Spekboom Carbon Sequestration and Rehabilitation Project
In the Eastern Cape Province of South Africa, Subtropical Thicket has faced severe pressure from agriculture. Originally spekboom-dominated thicket covered approximately 1 200 000 ha of which 550 000 ha (46%) is heavily degraded, 450 000 ha (37%) is moderately degraded, and only about 200 000 ha (17%) is intact. Spekboom or Portulacaria afra is highly palatable to many browsers such as elephants and goats. As elephants graze from the top down, small spekboom branches that fall to the ground are able to root and form a new plant and thus ecosystem integrity is maintained. Since the 1930s, commercial farming of goats has decimated spekboom. Goats browse from the bottom up and small plantlets find it difficult to establish. This prevents vegetative spreading and as seeds and seedlings rarely survive or are absent in thicket vegetation, spekboom struggles to recover from browsing by goats.
Spekboom is unusual as it can switch between C3 and CAM photosynthetic pathways. When conditions are moist the plant uses efficient C3 pathways. However when water is limiting, spekboom switches to night-time CO2 fixation through CAM pathways. This allows spekboom to attain high carbon-fixation rates, even under adverse moisture conditions, which naturally influences soil carbon stocks. Soil carbon in the top 30 cm of soil in intact thicket has been measured at 133 t C ha-1. This is very high for a semi-arid ecosystem where water availability often severely limits photosynthesis and carbon fixation and compares favourably with values from tallgrass prairie in Wisconsin (80 – 120 t C ha-1, 0 – 50 cm) and European forests (40 – 193 t C ha-1, 0 – 50 cm). These characteristics of spekboom mean it is an ideal plant for carbon capture which can then be sold on international markets as carbon credits under the voluntary carbon standard mechanism. In 2011, a carbon sequestration project was registered by the Department of Environmental Affairs in partnership with the Development Bank of South Africa, Eastern Cape Parks Tourism Authority, and South African National Parks. The carbon sequestration project is based on the restoration of spekboom thicket and verified projections of the carbon sequestered in the soil which can then be sold on the international carbon markets. Benefits from the project include recovery of ecosystem services, and job creation in impoverished rural communities through the labour intensive restoration phases.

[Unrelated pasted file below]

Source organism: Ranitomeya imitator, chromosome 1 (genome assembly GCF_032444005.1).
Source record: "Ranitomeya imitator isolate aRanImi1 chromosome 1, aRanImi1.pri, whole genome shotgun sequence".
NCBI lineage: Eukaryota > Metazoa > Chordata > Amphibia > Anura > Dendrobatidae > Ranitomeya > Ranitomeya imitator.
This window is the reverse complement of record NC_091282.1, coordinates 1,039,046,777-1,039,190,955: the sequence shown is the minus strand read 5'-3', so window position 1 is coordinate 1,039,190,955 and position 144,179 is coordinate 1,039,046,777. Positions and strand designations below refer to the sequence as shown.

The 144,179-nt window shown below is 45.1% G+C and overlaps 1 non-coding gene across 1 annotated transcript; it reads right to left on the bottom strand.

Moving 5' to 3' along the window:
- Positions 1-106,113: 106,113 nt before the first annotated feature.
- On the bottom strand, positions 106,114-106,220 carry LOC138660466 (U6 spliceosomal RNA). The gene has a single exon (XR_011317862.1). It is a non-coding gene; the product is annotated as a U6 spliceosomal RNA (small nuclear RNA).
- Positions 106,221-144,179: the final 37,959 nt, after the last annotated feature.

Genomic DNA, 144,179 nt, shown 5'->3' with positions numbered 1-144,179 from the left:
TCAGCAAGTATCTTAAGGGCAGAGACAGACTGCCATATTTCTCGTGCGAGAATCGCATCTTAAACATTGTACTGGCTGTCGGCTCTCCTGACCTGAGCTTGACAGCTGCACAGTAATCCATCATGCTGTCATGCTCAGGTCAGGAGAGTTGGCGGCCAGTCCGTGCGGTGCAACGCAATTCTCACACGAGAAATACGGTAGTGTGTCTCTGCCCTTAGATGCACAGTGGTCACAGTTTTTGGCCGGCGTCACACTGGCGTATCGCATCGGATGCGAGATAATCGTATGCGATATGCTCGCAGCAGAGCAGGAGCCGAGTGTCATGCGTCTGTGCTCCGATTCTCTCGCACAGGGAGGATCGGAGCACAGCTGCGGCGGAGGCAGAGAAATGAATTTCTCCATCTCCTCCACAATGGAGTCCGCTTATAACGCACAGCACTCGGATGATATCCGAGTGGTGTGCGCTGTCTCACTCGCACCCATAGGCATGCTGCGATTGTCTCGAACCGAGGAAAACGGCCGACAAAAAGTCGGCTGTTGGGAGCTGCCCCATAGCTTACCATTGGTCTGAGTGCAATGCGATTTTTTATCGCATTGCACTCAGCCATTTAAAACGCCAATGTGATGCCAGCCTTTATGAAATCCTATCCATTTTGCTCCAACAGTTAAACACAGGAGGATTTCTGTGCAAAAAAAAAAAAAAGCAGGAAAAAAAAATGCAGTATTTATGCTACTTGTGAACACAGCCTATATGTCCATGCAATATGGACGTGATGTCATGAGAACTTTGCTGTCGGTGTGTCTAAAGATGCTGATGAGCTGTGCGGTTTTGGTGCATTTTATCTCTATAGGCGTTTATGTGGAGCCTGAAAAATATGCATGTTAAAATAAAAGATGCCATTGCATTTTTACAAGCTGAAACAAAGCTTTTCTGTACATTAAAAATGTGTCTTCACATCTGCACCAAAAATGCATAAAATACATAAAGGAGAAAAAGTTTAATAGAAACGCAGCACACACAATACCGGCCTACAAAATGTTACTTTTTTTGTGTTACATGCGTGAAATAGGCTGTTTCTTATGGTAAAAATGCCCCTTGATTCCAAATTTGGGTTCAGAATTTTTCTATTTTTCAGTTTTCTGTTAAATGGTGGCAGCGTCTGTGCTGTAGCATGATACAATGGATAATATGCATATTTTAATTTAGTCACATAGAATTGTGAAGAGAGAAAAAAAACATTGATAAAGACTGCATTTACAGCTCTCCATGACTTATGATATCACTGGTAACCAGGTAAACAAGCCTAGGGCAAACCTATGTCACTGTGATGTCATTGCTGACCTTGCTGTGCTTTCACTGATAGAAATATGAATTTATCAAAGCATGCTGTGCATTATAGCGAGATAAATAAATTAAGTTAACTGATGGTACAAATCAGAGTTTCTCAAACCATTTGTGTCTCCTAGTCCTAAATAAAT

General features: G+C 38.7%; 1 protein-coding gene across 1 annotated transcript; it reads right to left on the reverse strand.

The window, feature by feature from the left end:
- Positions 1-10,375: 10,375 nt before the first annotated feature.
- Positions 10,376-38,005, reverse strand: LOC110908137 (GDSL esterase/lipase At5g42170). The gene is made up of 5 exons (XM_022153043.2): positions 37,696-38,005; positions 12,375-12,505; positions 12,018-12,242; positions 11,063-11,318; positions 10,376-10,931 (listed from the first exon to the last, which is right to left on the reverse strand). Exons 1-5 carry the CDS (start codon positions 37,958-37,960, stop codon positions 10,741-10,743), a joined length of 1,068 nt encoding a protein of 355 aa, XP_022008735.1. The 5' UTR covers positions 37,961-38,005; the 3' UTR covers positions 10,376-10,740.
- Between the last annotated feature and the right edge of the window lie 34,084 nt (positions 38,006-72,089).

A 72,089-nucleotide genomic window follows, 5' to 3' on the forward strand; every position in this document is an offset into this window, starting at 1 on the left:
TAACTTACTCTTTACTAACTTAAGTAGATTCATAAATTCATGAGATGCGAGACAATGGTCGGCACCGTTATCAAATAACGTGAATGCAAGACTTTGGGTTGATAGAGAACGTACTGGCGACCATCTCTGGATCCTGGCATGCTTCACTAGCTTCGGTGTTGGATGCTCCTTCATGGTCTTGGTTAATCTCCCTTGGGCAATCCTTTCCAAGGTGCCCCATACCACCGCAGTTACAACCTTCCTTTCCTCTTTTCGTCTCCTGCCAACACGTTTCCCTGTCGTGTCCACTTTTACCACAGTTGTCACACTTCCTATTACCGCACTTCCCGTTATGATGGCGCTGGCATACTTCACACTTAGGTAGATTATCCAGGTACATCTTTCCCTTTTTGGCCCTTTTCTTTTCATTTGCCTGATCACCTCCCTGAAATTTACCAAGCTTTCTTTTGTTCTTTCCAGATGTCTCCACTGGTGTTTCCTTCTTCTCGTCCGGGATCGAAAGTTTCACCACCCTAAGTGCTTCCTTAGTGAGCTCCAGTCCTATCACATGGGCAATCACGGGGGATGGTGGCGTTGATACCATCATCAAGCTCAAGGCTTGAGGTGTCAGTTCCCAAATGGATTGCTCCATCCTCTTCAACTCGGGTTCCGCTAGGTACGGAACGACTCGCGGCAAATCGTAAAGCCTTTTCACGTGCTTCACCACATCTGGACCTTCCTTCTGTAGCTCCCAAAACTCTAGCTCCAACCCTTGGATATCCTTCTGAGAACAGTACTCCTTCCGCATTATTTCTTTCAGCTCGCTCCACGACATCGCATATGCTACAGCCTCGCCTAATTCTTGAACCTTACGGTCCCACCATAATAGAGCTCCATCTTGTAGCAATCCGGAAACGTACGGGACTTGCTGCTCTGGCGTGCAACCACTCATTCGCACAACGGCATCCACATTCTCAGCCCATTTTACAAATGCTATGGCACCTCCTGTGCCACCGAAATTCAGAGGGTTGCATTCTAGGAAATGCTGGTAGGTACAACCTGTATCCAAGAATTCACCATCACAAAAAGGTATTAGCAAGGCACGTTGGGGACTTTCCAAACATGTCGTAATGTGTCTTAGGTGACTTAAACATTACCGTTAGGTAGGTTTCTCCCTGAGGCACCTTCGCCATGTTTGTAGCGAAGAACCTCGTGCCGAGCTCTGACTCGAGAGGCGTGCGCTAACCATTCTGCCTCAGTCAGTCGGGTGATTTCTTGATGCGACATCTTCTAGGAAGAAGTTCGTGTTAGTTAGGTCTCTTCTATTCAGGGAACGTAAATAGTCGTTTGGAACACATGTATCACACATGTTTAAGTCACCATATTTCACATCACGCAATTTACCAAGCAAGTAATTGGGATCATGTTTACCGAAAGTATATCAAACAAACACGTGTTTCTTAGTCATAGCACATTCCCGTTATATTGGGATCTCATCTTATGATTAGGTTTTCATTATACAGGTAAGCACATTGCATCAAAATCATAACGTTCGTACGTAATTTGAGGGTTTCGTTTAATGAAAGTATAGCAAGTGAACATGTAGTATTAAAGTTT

Source of funding
Clarke, C.L., Shackleton, S.E., Powell, M., 2012. Climate change perceptions, drought responses and views on carbon farming amongst commercial livestock and game farmers in the semiarid Great Fish River Valley, Eastern Cape province, South Africa. African Journal of Range and Forage Science 29, 13-23.
Cowling, R.M., Mills, A.J., 2011. A preliminary assessment of rain throughfall beneath Portulacaria afra canopy in subtropical thicket and its implications for soil carbon stocks. South African Journal of Botany 77, 236-240.
Mills, A., Fey, M., 2004. Transformation of thicket to savanna reduces soil quality in the Eastern Cape, South Africa. Plant and Soil 265, 153-163.
Mills, A., 2008. Eastern Cape Thicket Restoration Project: History and next steps. Carbon Standards Workshop for South African Climate Change Biodiversity projects. http://www.cap.org.za/workshop_01/session_4/Anthony%20Mills_R3G_E%20Cape%20restoration_session%204.pdf. Accessed 14-12-2013.
Mills, A.J., Cowling, R.M., 2010. Below-ground carbon stocks in intact and transformed subtropical thicket landscapes in semi-arid South Africa. Journal of Arid Environments 74, 93-100.
Mills, A.J., Cowling, R.M., Fey, M.V., Kerley, G.I.H., Donaldson, J.S., Lechmere-Oertel, R.G., Sigwela, A.M., Skowno, A.L., Rundel, P., 2005. Effects of goat pastoralism on ecosystem carbon storage in semiarid thicket, Eastern Cape, South Africa. Austral Ecology 30, 797-804.
Mills, A.J., Cowling, R.M., Steyn, D., Spekreijse, J., Van den Broeck, D., Weel, S., Boogerd, C., 2011. Portulacaria afra is constrained under extreme soil conditions in the Fish River Reserve, Eastern Cape, South Africa. South African Journal of Botany 77, 782-786.
Mills, A.J., Turpie, J.K., Cowling, R.M., Marais, C., Kerley, G.I.H., Lechmere-Oertel, R.G., Sigwela, A.M.,
Powell, M., Mills, A. And Marais, C., Carbon Sequestration and Restoration: Challenges and Opportunities in Subtropical thicket. http://www.nda.agric.za/doaDev/sideMenu/ForestryWeb/webapp/ResourceCentre/Documents/Reports/4271___Day2_session3_item1.pdf. Accessed 14-12-2013
Powell, M., 2007. Assessing Costs, Benefits, and Feasibility of Restoring Natural Capital in Subtropical Thicket in South Africa, in: Aronson, J., Milton, S.J., Blignaut, J.N. (Eds.), Restoring Natural Capital: Science, Business, and Practice. Island Press, Washington, pp. 179 - 187.
Van der Vyver, M.L., Cowling, R.M., Campbell, E.E., Difford, M., 2012. Active restoration of woody canopy dominants in degraded South African semi-arid thicket is neither ecologically nor economically feasible. Applied Vegetation Science 15, 26-34.
van der Vyver, M.L., Cowling, R.M., Mills, A.J., Difford, M., 2013. Spontaneous return of biodiversity in restored subtropical thicket: Portulacaria afra as an ecosystem engineer. Restoration Ecology 21, 736-744.
van Luijk, G., Cowling, R.M., Riksen, M.J.P.M., Glenday, J., 2013. Hydrological implications of desertification: Degradation of South African semi-arid subtropical thicket. Journal of Arid Environments 91, 14-21.